Learning Style
Many parents and educators will acknowledge that boys are more prone to fidgeting, pencil tapping or talking. Rather than seeing this as a nuisance or distraction the team at CBHS Lewisham work to incorporate these behaviours into an effective learning approach that involves lots of movement, hands-on tasks or physical activity. Our staff are well qualified to bring out the best in each student.

A large study by The Australian Council for Educational Research (ACER*) found boys educated in a single-sex classroom scored on average 15 to 22 percentile ranks higher than boys in coeducational settings, concluding single-sex schools are better equipped ‘to accommodate the large differences in cognitive, social and development growth rates of boys’.

Non Traditional Subjects
Society has conditioned us to think that some activities and roles have ‘gender’ and that boys should be less interested in these for fear of appearing unmanly. Students at CBHS Lewisham enjoy a range of subjects and activities such as hospitality and the arts that might traditionally be seen as ‘feminine’ without fear of social retribution.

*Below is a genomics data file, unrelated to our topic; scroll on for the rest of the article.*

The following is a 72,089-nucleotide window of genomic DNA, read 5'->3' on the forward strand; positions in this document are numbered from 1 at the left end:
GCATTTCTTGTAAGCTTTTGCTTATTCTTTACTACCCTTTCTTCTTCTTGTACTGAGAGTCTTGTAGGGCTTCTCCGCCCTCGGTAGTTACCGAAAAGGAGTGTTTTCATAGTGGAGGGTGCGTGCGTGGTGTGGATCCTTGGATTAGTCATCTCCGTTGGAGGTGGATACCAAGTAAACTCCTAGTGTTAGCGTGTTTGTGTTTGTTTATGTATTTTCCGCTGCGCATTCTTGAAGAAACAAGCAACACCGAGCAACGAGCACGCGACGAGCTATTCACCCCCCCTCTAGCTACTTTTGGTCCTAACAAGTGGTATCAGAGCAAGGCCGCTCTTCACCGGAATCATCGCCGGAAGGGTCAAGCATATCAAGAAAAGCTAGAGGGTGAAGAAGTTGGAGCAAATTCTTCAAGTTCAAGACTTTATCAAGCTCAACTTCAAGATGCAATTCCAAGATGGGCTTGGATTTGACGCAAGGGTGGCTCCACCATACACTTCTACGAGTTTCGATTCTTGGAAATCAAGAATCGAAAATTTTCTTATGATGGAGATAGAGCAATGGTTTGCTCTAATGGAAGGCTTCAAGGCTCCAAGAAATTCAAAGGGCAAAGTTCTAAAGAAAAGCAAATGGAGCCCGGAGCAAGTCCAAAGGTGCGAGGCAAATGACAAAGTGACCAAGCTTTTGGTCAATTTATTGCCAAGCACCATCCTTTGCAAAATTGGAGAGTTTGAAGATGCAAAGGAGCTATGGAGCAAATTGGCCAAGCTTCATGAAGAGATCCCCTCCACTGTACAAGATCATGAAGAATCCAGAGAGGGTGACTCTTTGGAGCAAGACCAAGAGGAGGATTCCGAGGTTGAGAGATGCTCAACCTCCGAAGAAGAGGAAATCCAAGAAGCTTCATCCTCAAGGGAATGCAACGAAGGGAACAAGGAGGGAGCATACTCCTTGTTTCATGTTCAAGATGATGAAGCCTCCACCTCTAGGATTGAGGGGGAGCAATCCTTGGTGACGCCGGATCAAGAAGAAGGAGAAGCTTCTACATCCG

That’s not to say that there isn’t plenty to cater to more ‘masculine’ pursuits. CBHS Lewisham has a proud history across a range of sports and offers co-curricular activities that cater to the interests of all of our students.

Peer Support
The transition from boy to man means navigating those awkward teenage years. Physical and emotional maturity happens at a different rate for everyone, which can be a source of anxiety and comparison. At CBHS Lewisham your son will know that everyone around him is going, will go, or has gone through similar experiences. Peers across the school can offer a wealth of support, comfort and guidance.

With no girls in the classroom, boys learn how to interact with females in a healthy way through our partnerships with our sister schools along with social interactions with friends, relatives and weekend activities.


Enrolments are now open, please click below to find out more and start the process.


*Australian Council for Educational Research, (2001). Academic performance of students at single-sex and coeducational schools.